[shot O-lal’-lie] or [shat U-lal-i] — noun.
Origin: English shot “bullet; lead” + Heiltsuk, olallie “salmon berry”; Chinook, ulali, “berry”
The Red Huckleberry (vaccinium parvifolium) is a species native to western North America, where it is common in forests of Cascadia. In the Oregon Coast Range, it is the most common variety, occurring mostly at low to middle elevations in soil enriched by decaying wood and on rotten logs, from sea level up to 1,820-meter (6,000 ft).
The First Nations of Cascadia found the plant and its small, shot-sized fruit very useful; the bright red, acidic berries were used extensively for food throughout the year. Fresh berries were eaten in large quantities, or used for fish bait because of the slight resemblance to salmon eggs. Berries were also dried and often into brick-like cakes for later use. Dried berries were stewed and made into sauces, or mixed with salmon roe and oil to eat at winter feasts.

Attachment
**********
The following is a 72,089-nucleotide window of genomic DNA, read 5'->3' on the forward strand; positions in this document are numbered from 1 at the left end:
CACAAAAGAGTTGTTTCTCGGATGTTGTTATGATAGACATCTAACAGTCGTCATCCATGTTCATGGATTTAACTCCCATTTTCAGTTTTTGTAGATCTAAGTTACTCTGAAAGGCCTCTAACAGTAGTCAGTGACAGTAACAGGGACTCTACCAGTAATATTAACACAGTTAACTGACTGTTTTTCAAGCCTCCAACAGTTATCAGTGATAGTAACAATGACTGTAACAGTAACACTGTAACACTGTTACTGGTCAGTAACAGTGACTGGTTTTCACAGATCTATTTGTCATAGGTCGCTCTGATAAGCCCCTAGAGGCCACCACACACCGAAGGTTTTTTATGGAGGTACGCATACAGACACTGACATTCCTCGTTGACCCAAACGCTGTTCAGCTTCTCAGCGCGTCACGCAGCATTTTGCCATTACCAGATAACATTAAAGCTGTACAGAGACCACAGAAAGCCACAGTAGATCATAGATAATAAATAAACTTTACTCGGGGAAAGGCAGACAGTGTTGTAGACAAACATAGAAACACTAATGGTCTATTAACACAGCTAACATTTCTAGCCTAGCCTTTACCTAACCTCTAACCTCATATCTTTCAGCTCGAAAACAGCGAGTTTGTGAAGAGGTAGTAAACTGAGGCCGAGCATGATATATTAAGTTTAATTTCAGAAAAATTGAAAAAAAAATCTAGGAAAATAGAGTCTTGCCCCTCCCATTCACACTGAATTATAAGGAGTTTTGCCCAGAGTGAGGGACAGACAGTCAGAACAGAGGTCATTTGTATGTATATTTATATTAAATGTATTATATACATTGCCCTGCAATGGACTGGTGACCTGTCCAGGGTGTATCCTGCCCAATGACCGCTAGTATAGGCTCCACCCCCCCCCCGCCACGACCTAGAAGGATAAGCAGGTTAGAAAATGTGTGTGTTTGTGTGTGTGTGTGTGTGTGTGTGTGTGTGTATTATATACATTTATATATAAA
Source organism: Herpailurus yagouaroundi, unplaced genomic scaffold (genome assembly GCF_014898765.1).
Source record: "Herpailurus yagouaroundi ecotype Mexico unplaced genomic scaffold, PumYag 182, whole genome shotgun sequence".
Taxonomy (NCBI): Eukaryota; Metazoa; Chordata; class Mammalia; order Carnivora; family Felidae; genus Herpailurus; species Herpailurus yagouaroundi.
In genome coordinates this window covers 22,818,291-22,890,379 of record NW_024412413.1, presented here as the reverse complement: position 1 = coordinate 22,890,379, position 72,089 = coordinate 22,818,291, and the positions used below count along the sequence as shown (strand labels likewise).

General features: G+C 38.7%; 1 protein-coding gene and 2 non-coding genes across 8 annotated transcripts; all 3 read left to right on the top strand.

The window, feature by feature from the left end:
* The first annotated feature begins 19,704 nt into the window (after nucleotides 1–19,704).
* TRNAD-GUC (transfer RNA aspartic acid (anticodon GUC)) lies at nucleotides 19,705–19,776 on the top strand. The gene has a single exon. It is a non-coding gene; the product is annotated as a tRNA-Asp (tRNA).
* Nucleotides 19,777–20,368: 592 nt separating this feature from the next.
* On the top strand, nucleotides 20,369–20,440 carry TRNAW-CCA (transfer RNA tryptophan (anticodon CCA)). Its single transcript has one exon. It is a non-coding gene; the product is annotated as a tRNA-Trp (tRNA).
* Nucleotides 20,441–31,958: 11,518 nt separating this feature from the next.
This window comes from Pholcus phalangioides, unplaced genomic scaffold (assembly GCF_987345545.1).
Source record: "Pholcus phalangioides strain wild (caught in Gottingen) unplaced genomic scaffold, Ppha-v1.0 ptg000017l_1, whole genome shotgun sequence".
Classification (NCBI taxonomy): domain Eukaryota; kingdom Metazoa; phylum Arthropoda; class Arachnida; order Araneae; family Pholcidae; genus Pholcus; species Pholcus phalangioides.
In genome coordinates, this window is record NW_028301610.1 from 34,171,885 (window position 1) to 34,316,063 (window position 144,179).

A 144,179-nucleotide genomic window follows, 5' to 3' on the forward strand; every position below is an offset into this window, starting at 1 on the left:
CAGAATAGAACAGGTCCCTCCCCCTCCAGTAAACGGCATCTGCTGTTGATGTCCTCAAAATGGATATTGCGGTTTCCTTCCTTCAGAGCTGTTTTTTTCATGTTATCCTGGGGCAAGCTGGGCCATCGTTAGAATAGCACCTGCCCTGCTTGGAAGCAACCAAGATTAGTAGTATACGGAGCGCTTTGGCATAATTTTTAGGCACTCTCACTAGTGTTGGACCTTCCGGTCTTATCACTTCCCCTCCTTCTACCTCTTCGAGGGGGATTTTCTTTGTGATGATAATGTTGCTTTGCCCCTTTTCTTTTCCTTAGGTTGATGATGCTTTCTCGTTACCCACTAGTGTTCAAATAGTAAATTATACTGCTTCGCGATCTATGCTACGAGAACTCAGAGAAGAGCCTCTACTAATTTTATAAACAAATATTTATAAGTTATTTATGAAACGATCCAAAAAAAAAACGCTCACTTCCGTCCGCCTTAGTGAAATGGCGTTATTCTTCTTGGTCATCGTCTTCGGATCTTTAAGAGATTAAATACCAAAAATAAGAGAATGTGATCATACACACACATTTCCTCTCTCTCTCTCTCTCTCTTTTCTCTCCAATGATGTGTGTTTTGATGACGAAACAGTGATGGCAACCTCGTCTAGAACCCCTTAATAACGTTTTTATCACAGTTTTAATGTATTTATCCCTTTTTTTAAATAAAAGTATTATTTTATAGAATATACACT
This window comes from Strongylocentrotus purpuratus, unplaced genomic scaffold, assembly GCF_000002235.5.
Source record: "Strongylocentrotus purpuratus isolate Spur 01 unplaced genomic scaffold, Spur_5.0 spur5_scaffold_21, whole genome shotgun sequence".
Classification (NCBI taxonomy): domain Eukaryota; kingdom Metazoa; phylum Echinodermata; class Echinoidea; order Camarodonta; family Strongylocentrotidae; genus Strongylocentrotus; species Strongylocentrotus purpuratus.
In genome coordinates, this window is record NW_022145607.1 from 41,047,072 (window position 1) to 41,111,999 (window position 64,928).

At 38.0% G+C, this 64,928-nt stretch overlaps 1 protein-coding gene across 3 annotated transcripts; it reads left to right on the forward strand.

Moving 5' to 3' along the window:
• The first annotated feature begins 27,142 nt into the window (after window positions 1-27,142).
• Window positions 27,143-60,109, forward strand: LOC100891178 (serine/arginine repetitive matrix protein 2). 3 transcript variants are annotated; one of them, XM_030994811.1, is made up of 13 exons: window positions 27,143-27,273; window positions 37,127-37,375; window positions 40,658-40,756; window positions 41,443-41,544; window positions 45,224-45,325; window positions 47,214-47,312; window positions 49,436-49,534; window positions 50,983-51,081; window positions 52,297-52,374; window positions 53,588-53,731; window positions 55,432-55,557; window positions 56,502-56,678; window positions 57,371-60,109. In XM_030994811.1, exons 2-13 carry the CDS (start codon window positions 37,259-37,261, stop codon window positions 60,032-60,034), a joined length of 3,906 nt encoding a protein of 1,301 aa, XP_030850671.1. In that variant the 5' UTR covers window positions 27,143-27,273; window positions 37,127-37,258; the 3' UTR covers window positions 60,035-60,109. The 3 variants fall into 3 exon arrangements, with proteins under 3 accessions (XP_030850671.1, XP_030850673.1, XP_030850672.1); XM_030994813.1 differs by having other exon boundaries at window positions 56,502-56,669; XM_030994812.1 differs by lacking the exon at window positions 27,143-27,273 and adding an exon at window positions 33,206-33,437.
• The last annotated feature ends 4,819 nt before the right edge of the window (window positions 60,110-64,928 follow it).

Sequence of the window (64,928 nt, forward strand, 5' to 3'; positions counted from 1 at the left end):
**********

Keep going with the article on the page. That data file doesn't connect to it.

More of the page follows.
The bark or leaves of the plant were brewed for a bitter cold remedy, made as tea or smoked. The branches were used as brooms, and the twigs were used to fasten western skunk cabbage leaves into berry baskets.